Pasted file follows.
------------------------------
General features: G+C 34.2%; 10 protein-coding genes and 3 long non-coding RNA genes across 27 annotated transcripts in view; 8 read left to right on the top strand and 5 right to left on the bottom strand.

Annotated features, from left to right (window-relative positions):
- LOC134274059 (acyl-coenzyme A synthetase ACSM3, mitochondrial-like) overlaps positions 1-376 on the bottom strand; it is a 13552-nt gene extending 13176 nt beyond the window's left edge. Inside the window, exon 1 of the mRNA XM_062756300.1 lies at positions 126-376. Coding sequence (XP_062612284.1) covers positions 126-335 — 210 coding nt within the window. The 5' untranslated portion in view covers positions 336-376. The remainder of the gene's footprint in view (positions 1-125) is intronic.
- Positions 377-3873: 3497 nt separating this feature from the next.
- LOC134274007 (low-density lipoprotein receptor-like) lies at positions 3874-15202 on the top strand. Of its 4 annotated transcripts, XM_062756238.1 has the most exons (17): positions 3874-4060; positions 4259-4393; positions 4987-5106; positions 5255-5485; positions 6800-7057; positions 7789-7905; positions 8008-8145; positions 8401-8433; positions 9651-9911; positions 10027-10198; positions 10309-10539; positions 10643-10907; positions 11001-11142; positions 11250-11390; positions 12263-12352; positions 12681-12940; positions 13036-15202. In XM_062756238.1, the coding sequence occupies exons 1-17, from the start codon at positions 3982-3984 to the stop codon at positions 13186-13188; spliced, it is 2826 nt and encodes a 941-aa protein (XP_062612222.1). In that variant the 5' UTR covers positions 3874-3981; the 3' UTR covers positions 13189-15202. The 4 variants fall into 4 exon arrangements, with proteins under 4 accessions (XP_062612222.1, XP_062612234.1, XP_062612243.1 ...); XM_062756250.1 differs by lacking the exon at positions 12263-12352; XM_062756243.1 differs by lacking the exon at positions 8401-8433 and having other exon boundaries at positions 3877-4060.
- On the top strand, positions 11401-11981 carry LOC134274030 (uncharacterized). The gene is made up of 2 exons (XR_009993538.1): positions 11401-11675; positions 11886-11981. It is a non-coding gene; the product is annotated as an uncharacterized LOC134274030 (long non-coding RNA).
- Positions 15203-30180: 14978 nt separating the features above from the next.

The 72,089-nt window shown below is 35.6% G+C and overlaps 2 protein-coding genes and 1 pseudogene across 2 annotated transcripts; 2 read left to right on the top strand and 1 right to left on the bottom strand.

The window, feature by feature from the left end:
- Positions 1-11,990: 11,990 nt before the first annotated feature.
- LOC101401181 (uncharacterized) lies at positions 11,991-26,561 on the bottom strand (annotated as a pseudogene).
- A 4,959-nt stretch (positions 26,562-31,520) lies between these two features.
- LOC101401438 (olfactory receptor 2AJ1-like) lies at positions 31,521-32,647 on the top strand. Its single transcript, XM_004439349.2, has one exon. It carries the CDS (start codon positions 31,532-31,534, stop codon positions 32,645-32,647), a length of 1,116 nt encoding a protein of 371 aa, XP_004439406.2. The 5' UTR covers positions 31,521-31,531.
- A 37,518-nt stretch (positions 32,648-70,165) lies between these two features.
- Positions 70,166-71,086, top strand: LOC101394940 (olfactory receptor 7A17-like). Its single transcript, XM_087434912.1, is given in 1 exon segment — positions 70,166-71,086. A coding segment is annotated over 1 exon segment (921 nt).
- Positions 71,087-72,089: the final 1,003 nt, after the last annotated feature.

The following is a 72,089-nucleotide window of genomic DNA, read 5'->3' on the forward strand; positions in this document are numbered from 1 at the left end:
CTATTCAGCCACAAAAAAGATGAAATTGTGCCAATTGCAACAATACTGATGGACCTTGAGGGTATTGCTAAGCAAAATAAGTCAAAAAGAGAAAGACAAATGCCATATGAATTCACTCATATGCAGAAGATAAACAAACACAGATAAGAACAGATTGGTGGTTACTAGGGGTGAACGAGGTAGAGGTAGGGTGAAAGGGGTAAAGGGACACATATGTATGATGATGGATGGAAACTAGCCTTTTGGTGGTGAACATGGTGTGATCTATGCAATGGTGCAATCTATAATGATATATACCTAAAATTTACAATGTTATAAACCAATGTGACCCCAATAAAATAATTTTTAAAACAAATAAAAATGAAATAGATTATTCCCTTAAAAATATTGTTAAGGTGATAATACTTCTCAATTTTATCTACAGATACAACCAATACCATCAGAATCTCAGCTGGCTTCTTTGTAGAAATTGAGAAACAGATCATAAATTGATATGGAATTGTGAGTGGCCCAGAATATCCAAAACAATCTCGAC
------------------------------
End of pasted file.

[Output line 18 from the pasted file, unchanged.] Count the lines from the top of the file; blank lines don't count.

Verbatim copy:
CTATTCAGCCACAAAAAAGATGAAATTGTGCCAATTGCAACAATACTGATGGACCTTGAGGGTATTGCTAAGCAAAATAAGTCAAAAAGAGAAAGACAAATGCCATATGAATTCACTCATATGCAGAAGATAAACAAACACAGATAAGAACAGATTGGTGGTTACTAGGGGTGAACGAGGTAGAGGTAGGGTGAAAGGGGTAAAGGGACACATATGTATGATGATGGATGGAAACTAGCCTTTTGGTGGTGAACATGGTGTGATCTATGCAATGGTGCAATCTATAATGATATATACCTAAAATTTACAATGTTATAAACCAATGTGACCCCAATAAAATAATTTTTAAAACAAATAAAAATGAAATAGATTATTCCCTTAAAAATATTGTTAAGGTGATAATACTTCTCAATTTTATCTACAGATACAACCAATACCATCAGAATCTCAGCTGGCTTCTTTGTAGAAATTGAGAAACAGATCATAAATTGATATGGAATTGTGAGTGGCCCAGAATATCCAAAACAATCTCGAC